Sam Anderson is a fabricator from Mooresville, North Carolina, who challenged himself to create this stunning, Terminator-powered 1965 Mustang. It wears a striking Sherwin Williams Sonic Blue over Snow White Pearl paint scheme.


The VMP TVS-blown Four-Valve under the hood looks just as good as the outside of the car as it follows the same white and Sonic Blue theme. A Howe aluminum radiator paired with a Lincoln Mark VIII electric fan keep the 733-horsepower Terminator engine cool.


In back this 733-horsepower machine rolls on True Forged wheels wrapped in massive 345/30-18 BFGoodrich tires. Sam built the custom exhaust from the stepped headers to the X-pipe to the tailpipes, but the mufflers are off-the-shelf Magnaflows.


Inside Sam upgraded his fastback with a custom rear-seat delete and a six-point roll cage painted in Sonic Blue to tie with the car’s two-tone paint job.


Sam’s dash is full of Auto Meter and Aeroforce gauges that report on every facet of the car’s performance.

The Mod List
Block: Teksid 4.6-liter aluminum, bored .020-inch over
Crankshaft: Stock Terminator forged
Rods: Manley H-beam
Pistons: L&M-spec Diamond custom w/ L&M-spec Total Seal rings
Camshafts: Bullet Racing Cams custom spec’d by Sam Anderson and Ed Schaider
Cylinder Heads: Terminator Four-Valve w/ Fox Lake Stage 3 porting and Brian Tooley Racing valve springs
Intake: Stock Terminator intercooled lower
Power Adder: VMP Gen2 2.3-liter TVS supercharger w/ GT500 monoblade throttle body, SCT BA2600 mass air meter, JLT Performance cold-air intake, 3.2-inch blower pulley and custom caged 4-pound lower pulley by Claude Allen
Fuel System: Two Walbro 255-lph fuel pumps w/ -8 fuel lines, Fore Innovations fuel rail, Injector Dynamics ID1000 fuel injectors and Fore Innovations fuel-pressure regulator
Exhaust: Custom stepped 1.625x1.75x 3-inch long-tube headers by Sam Anderson w/ custom oval X-pipe, Magnaflow mufflers and stainless steel tailpipes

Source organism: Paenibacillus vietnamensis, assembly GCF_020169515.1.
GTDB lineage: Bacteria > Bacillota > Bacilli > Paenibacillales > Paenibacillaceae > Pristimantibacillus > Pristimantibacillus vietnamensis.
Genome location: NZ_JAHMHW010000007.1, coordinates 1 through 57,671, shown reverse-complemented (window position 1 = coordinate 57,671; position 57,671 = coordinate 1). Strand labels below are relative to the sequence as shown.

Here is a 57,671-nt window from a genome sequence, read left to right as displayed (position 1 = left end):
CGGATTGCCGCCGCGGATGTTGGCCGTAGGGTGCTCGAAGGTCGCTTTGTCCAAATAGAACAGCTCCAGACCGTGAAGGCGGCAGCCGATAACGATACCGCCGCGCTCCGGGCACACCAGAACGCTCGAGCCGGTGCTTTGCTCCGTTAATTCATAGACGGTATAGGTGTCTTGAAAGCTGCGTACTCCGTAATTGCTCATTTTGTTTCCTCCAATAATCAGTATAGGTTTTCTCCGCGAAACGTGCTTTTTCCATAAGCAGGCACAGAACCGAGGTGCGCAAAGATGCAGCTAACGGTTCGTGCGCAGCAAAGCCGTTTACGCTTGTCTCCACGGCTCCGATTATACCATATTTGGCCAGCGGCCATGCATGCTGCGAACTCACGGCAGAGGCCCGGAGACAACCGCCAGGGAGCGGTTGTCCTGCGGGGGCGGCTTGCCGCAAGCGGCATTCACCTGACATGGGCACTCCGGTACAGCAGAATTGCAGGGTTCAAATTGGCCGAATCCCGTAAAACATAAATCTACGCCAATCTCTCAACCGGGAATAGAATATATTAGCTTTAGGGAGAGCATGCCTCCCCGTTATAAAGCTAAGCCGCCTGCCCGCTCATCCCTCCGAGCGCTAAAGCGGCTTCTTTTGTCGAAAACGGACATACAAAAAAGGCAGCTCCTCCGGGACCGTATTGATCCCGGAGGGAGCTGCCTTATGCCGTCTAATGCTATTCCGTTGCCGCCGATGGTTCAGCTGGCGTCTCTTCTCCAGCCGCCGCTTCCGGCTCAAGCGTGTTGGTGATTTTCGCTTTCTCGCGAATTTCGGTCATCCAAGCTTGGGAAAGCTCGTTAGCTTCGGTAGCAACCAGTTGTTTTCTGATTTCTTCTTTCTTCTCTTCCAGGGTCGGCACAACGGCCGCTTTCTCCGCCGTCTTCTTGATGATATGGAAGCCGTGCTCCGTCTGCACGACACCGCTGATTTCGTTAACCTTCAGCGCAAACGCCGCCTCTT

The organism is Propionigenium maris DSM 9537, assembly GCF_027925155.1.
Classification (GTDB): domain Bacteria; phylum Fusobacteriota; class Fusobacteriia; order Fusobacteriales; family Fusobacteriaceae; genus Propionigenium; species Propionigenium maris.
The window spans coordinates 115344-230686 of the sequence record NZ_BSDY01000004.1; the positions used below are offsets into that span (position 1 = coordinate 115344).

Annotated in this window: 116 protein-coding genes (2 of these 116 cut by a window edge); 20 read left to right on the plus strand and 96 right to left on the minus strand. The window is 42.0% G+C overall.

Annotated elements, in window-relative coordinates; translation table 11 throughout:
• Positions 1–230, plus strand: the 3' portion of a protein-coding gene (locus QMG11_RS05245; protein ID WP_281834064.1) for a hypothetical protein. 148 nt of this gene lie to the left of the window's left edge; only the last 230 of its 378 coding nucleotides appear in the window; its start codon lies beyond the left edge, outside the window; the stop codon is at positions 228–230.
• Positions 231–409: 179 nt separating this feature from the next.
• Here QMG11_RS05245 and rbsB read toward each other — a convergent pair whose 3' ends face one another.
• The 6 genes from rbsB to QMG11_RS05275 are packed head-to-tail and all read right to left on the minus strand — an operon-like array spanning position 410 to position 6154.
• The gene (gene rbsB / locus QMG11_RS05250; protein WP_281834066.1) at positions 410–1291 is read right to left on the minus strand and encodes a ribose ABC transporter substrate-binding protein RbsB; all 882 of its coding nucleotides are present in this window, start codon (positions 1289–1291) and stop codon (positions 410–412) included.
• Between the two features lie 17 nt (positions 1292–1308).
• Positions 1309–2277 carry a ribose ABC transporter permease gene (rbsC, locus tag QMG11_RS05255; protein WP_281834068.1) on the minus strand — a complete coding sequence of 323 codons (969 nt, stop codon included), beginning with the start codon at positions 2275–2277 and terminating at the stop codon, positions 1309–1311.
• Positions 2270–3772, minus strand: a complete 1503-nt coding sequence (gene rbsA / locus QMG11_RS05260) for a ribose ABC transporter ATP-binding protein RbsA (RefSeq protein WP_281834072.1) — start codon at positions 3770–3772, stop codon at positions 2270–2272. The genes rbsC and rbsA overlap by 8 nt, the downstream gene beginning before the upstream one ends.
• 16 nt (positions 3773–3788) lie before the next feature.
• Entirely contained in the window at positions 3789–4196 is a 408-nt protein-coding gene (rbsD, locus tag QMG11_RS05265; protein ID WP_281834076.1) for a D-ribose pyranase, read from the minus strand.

Transmission: Tremec T-56 w/ 26-spline input shaft, an MGW shifter, a McLeod RXT clutch and a stock 2003 Cobra driveshaft
Rearend: Shortened 9-inch w/ Eaton Tru-Trac differential, 3.89 gears and Moser axles

Engine Management: Stock 2003 Cobra PCM w/ Ron Francis Telvorek panel
and custom SCT calibration by Dan Desio at Pro Dyno
Ignition: Stock Terminator

Front Suspension
K-member: R&C Mustang II coilover dual A-arm suspension
A-arms: R&C Mustang II
Shocks: Bilstein coilovers
Springs: Eibach
Brakes: Wilwood 13-inch w/ six-piston calipers
Wheels: True Forged Formulas, 17-inch
Tires: BFGoodrich, 215/45-17

Rear Suspension
Shocks: Bilstein
Springs: Eibach
Brakes: Wilwood 12-inch w/ four-piston calipers
Wheels: True Forged Formula, 18-inch
Tires: BFGoodrich, 345/30-18


Well-Known Member
Established Member
Sep 21, 2012
Sam's a wonderful guy but his car really bugs me because it makes me really realize how low quality my own work is lol. The attention to detail on this car is amazing and I have no idea how anyone could build a car like of this caliber, it must take so much planning, skill and time to do it to this level.

I bet this thing must be an absolute monster.


up in dat azz
Established Member
Oct 15, 2007
Thanks for the props guys, I highly appreciate it. Also thanks to editor Turner for putting a great write up together as always.


New Member
Established Member
Aug 2, 2009
Akron, OH
This is sick man! I'm in the process of doing this to my 66 white coupe. I was considering patinting it sonic blue to match my cobra lol

Did you have a build thread I missed? I'm doing the AJE colt 65 front end now

Already have a narrowed 9" with a Detroit locker and 3.89's.

How was the Ron Francias kit? I was looking into that or just going Holley


New Member
Nov 30, 2016
I too have a question or 3 for you about all of the wiring in the car and if you went with stand alone or made the factory terminator stuff work. Any help/ advice would be appreciated. Thank you


Established Member
Nov 16, 2010
Pittsburgh, PA
Can't see the pics but I LOVE the car already! I'd love to be able to fit 345's under the rear of my '66! My 480+ rwhp is nuts in a vintage Mustang...I can't imagine what 700+ would be like!